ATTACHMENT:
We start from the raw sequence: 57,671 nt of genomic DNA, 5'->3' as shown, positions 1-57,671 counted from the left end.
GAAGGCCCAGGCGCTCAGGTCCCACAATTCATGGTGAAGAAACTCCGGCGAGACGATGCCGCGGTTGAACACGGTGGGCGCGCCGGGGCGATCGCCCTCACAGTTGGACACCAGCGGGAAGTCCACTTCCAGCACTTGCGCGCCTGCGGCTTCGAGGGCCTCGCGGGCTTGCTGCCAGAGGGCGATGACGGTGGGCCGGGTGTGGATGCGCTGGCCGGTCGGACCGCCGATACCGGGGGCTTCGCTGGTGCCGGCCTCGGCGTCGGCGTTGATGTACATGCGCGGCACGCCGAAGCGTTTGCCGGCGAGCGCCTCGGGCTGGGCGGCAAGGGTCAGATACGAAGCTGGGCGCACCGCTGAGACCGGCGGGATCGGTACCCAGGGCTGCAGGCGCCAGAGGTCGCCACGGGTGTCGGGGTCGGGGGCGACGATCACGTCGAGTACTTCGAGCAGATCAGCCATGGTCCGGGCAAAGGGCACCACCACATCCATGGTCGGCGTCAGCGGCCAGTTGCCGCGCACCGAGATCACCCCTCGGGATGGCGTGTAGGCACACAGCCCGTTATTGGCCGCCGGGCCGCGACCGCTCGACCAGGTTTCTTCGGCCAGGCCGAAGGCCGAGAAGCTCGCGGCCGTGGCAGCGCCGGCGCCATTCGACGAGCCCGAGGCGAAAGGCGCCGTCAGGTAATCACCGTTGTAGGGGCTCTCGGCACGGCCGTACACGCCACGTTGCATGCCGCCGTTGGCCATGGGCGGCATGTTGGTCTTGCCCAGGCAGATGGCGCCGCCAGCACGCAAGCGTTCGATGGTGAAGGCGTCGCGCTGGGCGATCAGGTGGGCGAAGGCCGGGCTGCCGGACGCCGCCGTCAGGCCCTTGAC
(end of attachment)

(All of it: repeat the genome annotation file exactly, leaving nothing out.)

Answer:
We start from the raw sequence: 57,671 nt of genomic DNA, 5'->3' as shown, positions 1-57,671 counted from the left end.
GAAGGCCCAGGCGCTCAGGTCCCACAATTCATGGTGAAGAAACTCCGGCGAGACGATGCCGCGGTTGAACACGGTGGGCGCGCCGGGGCGATCGCCCTCACAGTTGGACACCAGCGGGAAGTCCACTTCCAGCACTTGCGCGCCTGCGGCTTCGAGGGCCTCGCGGGCTTGCTGCCAGAGGGCGATGACGGTGGGCCGGGTGTGGATGCGCTGGCCGGTCGGACCGCCGATACCGGGGGCTTCGCTGGTGCCGGCCTCGGCGTCGGCGTTGATGTACATGCGCGGCACGCCGAAGCGTTTGCCGGCGAGCGCCTCGGGCTGGGCGGCAAGGGTCAGATACGAAGCTGGGCGCACCGCTGAGACCGGCGGGATCGGTACCCAGGGCTGCAGGCGCCAGAGGTCGCCACGGGTGTCGGGGTCGGGGGCGACGATCACGTCGAGTACTTCGAGCAGATCAGCCATGGTCCGGGCAAAGGGCACCACCACATCCATGGTCGGCGTCAGCGGCCAGTTGCCGCGCACCGAGATCACCCCTCGGGATGGCGTGTAGGCACACAGCCCGTTATTGGCCGCCGGGCCGCGACCGCTCGACCAGGTTTCTTCGGCCAGGCCGAAGGCCGAGAAGCTCGCGGCCGTGGCAGCGCCGGCGCCATTCGACGAGCCCGAGGCGAAAGGCGCCGTCAGGTAATCACCGTTGTAGGGGCTCTCGGCACGGCCGTACACGCCACGTTGCATGCCGCCGTTGGCCATGGGCGGCATGTTGGTCTTGCCCAGGCAGATGGCGCCGCCAGCACGCAAGCGTTCGATGGTGAAGGCGTCGCGCTGGGCGATCAGGTGGGCGAAGGCCGGGCTGCCGGACGCCGCCGTCAGGCCCTTGAC